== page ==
If I want to be an actress, then that means that I’m going to be the Kardashians and I’m going to have all these endorsements and I’m going to have movie deals. There are a lot of people who make a good living acting and a lot of people who make a good living supporting others who are acting. It doesn’t mean that they’re the top 1% and that they’re monetizing in the same way as the people who are in our faces all the time are monetizing. It is true that the overwhelming majority of the money being made by podcasters is advertising money, but that’s being made by a very small percentage of podcasters. The way that most podcasters are monetizing, and a lot of podcasters are monetizing and monetizing very successfully, is outside of the ad model.
That’s because right now it’s still very difficult for people to get advertising dollars. There’s not that easy Google or Facebook kind of platform to make ad buys to connect podcasters with advertisers directly and for them to efficiently be able to do small buys. Most of the people in this space who are making money in advertising are these mega shows with sales resources and connections. They’re able to garner the top dollars and the majority of the dollars in podcasting so far. The good news is that there are tons of advertising dollars coming into the space. We’re starting to see the flow and the analytics behind podcasting are getting better. The ease of making and buying transactions is getting better. Those doors are going to continue to open and more and more people are going to make money from advertising. For right now, the overwhelming majority of podcasters who are making money in podcasting are not making money through advertising.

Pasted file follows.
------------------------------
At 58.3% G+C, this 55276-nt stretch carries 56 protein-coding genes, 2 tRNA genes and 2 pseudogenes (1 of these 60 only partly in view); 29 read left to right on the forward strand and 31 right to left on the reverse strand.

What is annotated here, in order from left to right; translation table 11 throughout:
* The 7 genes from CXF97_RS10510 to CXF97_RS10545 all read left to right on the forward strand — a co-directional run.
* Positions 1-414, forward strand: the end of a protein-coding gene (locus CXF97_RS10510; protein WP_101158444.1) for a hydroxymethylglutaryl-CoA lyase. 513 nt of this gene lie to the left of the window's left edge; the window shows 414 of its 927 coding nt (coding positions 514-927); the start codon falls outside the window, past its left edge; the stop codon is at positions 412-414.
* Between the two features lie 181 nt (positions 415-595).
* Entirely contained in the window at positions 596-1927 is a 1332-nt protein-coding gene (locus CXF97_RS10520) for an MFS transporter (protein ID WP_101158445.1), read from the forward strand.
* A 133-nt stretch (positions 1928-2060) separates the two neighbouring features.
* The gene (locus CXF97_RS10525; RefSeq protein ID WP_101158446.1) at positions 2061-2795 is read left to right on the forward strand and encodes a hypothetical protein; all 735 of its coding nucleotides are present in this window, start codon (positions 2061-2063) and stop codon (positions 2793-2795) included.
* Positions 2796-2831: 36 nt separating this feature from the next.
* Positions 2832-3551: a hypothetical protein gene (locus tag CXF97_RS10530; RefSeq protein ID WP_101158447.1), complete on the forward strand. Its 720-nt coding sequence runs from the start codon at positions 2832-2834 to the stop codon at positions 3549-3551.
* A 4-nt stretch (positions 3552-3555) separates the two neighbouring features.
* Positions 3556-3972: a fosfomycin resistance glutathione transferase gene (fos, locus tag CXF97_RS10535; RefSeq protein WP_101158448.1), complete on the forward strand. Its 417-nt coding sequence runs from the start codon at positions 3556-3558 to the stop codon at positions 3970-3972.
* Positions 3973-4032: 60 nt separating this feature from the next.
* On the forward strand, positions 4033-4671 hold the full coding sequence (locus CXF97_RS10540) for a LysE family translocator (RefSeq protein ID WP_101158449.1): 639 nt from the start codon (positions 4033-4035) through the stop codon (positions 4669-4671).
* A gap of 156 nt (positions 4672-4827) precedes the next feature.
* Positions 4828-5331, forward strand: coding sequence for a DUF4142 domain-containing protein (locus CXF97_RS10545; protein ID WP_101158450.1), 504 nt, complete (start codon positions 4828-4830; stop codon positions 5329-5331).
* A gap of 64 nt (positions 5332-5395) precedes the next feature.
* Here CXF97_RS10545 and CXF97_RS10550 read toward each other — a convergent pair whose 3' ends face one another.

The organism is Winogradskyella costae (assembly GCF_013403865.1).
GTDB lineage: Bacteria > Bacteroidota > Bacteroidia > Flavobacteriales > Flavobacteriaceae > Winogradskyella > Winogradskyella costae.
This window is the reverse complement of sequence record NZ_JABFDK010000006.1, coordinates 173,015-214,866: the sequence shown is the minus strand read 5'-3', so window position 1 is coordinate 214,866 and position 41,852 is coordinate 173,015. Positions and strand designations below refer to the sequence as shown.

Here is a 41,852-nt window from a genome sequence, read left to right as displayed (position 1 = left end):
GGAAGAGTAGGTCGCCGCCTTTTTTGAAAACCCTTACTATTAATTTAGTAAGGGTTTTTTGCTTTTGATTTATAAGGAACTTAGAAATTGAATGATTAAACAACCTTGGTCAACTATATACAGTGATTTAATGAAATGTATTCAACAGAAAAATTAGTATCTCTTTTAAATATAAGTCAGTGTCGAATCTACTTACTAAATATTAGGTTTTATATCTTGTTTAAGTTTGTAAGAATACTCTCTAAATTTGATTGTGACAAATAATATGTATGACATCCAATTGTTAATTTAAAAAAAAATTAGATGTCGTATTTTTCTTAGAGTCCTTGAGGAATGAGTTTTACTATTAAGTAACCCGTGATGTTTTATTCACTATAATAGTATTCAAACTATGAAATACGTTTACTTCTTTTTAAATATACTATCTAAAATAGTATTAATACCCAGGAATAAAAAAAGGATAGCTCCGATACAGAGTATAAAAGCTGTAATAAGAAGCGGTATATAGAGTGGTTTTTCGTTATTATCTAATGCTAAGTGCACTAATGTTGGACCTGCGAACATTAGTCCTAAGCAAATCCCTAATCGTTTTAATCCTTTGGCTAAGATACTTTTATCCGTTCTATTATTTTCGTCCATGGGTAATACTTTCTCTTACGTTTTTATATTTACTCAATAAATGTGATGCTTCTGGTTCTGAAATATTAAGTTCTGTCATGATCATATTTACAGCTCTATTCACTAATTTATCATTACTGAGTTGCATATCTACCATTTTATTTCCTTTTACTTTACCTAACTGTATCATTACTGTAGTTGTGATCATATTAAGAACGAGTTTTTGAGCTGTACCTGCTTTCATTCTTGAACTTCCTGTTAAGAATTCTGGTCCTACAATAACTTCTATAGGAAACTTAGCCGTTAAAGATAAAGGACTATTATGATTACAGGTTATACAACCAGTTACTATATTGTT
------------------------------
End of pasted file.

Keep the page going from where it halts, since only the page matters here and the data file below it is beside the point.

It’s interesting because one of the first conversations we usually have with our clients over here is what is your number one business goal for doing this podcast and what is a sign of monetary success for you? Very often, it’s not ad dollars because they already have a sense of, “I do affiliate sales and it doesn’t make me a ton of money.” This is my personal opinion and of course we’re doing some research on it and that’s somewhat included in our pod fading research that we’re doing. There’s a little section on it, but I believe that it is a bad training module out there on those that are educating people on what podcasts are about, how to start a podcast, all of those things.
Most of the old school model of how to set up a podcast is a digital marketer’s model of it, which was going after passive income. Passive income is ads, sponsors and affiliate sales. That model of setting up your show is what they’re hearing. They only have this thought that that’s the way to go about it. It’s coming in this early perception of what is a podcast. If we can break some of that down, we certainly break it down on our end. What I want to get at is understanding why you guys decided to do this research. What triggered this for you? Were you seeing something in your client base? Were you seeing something that was saying there’s a problem here?
We are pretty unique in this space. We provide hosting distribution analytics. We’re best known for our analytics in the space. We’re one of very few companies out there that serve both creators and enterprises. We were doing a lot of studying on how do we help these independent podcasters who are not a celebrity name become bigger, have big audiences and get success, whatever and however they define success for themselves. We started to see that there were differences between, in particular, the ways men and women were thinking about or defining success.
It started with that understanding at a base level. The success model was already different.